The specialized professional preparation of teachers of young adolescents must be a high priority of teacher preparation programs. Regrettably, in the past it has not been a high priority with either higher education or professional practice boards that make policy decisions about teacher licensure. Many of the persons who make up these important groups seem to have largely forgotten 10 to 14 year olds and their teachers (Carnegie Council on Adolescent Development, 1989; Lipsitz, 1977; McEwin & Dickinson, 1995, 1996). National Middle School Association through a variety of avenues, has made a commitment to help remedy this situation and promote actions that will assure that all young adolescents are taught by highly qualified teachers. NMSA continues to be the leader in promoting responsive policies, practices, and programs for young adolescents and their teachers.
This publication represents the official position taken by the association regarding teacher preparation and licensure. After a brief section on historical perspective, the importance of specialized middle level teacher licensure is addressed. This is followed by a description of the essential elements of a teacher preparation program which focuses directly and exclusively on the knowledge, skills and dispositions needed by middle level teachers.
The realization that teachers of young adolescents need specialized professional preparation is not a recent phenomenon. For over seventy-five years, the literature has included calls for these preparation programs (Alexander & McEwin, 1988; Carnegie Council on Adolescent Development, 1989; Cooney, 1998; Douglas, 1920; Elliot, 1949; Floyd, 1932; George & McEwin, 1978; McEwin & Dickinson, 1995; Scales & McEwin, 1994, 1996; Swaim & Stefanich, 1996; Van Til, Vars, & Lounsbury, 1961). Unfortunately however, significant numbers of teacher preparation institutions, state departments of education, licensure agencies, and others have chosen to ignore the need for these teachers and have promoted the widespread idea that when qualifications for teaching young adolescents are considered, the response is often “no specialized preparation needed.” As a result, many of today’s middle level students are taught by teachers who are not sufficiently prepared to be successful in the challenging and rewarding responsibility of understanding and teaching young adolescents.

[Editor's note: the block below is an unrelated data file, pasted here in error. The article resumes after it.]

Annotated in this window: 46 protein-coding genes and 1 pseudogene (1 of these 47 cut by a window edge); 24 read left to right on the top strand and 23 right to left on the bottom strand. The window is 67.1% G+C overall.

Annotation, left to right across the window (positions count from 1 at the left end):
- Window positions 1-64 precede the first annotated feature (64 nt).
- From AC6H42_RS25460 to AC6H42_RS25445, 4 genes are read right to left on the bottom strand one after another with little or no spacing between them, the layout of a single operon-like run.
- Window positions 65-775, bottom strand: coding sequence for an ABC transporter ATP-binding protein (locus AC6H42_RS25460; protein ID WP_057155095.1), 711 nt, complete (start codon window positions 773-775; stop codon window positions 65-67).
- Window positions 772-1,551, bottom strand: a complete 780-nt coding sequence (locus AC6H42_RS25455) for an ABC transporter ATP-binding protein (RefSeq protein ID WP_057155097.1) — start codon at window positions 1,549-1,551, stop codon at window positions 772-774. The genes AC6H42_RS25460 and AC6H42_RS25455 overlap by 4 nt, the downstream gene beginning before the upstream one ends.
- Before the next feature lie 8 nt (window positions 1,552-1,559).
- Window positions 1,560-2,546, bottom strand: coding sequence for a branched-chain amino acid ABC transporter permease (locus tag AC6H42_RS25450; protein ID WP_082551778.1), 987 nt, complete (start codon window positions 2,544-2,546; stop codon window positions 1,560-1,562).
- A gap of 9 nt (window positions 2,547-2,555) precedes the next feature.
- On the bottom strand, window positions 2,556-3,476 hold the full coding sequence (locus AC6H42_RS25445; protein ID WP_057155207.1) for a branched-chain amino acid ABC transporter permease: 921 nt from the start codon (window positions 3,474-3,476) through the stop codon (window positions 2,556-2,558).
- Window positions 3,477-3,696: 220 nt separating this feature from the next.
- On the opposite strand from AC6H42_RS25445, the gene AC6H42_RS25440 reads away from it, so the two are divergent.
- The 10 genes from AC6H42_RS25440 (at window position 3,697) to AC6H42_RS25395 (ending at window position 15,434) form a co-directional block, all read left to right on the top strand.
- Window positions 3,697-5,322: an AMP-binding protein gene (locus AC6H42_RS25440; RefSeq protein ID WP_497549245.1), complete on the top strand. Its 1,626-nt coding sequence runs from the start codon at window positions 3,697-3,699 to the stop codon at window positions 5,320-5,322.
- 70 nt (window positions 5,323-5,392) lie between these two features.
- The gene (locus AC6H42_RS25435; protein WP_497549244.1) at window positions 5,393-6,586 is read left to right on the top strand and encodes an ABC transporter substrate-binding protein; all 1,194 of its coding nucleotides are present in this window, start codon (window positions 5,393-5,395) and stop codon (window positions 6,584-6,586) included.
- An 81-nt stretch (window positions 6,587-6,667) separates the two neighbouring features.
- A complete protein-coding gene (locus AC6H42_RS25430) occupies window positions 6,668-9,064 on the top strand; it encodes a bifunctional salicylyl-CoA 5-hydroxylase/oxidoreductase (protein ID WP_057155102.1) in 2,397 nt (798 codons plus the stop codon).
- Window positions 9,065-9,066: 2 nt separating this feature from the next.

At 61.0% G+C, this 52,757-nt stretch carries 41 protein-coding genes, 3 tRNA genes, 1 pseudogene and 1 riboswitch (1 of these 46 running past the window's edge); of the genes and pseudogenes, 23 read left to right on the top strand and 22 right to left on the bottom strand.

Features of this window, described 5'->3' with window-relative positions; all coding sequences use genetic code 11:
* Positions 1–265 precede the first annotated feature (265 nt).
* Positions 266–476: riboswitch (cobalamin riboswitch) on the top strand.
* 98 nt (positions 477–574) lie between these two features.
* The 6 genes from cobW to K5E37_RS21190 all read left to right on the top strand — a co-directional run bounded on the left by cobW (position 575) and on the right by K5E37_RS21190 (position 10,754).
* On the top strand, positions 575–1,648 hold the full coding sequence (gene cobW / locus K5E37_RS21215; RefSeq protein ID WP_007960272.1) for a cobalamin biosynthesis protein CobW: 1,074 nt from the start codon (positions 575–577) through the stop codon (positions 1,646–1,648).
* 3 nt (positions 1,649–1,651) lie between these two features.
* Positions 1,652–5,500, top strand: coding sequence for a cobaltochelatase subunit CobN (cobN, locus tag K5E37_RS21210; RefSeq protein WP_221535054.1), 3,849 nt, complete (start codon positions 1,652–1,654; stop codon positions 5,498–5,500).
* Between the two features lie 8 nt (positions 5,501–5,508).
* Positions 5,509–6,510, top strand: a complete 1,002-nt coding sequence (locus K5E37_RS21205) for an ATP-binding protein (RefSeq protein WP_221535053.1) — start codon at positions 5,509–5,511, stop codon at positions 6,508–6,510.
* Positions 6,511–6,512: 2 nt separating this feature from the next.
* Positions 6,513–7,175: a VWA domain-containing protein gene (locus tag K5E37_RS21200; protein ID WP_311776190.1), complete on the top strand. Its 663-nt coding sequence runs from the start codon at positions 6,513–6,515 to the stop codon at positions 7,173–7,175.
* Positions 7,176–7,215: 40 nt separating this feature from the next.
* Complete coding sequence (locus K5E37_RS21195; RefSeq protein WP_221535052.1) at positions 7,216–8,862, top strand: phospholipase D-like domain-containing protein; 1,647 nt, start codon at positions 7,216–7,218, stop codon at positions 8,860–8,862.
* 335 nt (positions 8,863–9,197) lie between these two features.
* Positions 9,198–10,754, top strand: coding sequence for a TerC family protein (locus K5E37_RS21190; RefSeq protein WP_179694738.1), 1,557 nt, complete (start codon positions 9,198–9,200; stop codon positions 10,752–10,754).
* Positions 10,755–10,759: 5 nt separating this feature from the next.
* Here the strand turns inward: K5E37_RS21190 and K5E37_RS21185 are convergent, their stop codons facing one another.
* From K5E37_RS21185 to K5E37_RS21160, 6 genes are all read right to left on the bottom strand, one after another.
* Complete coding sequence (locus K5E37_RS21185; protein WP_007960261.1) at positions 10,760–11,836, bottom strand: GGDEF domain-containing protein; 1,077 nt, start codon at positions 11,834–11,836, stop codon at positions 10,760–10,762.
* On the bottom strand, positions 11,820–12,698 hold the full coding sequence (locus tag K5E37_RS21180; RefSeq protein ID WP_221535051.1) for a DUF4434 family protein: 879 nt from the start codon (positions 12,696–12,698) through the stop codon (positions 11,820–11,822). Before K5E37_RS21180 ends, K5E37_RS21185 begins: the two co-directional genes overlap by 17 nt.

A complex set of reasons has caused and perpetuated the failure to recognize the importance of specialized professional preparation for middle level teachers. It is important to examine some of the barriers that have prevented full success in implementing specialized middle level teacher preparation to help prevent the same mistakes from reoccurring. Some of the major barriers are: (a) the negative stereotyped image of young adolescents; (b) too few advocates at teacher preparation institutions and state agencies; (c) desire for flexibility in assignment of middle level teachers; (d) lack of knowledge of the public about appropriate middle level schooling; and, (e) the limited number of instructors in teacher preparation programs who have the depth of knowledge and experience needed (Carnegie Council on Adolescent Development, 1989; Holmes Group, 1995; McEwin & Dickinson, 1995; Tyson, 1994). These and other barriers must be carefully considered in the movement to establish strong middle level teacher preparation programs. The most destructive barrier to specialized middle level teacher preparation, however, is the failure of states to establish mandatory middle level teacher licensure. Nationally, 88% of all middle level teacher preparation programs are located in states with some form of specialized middle level licensure or endorsement.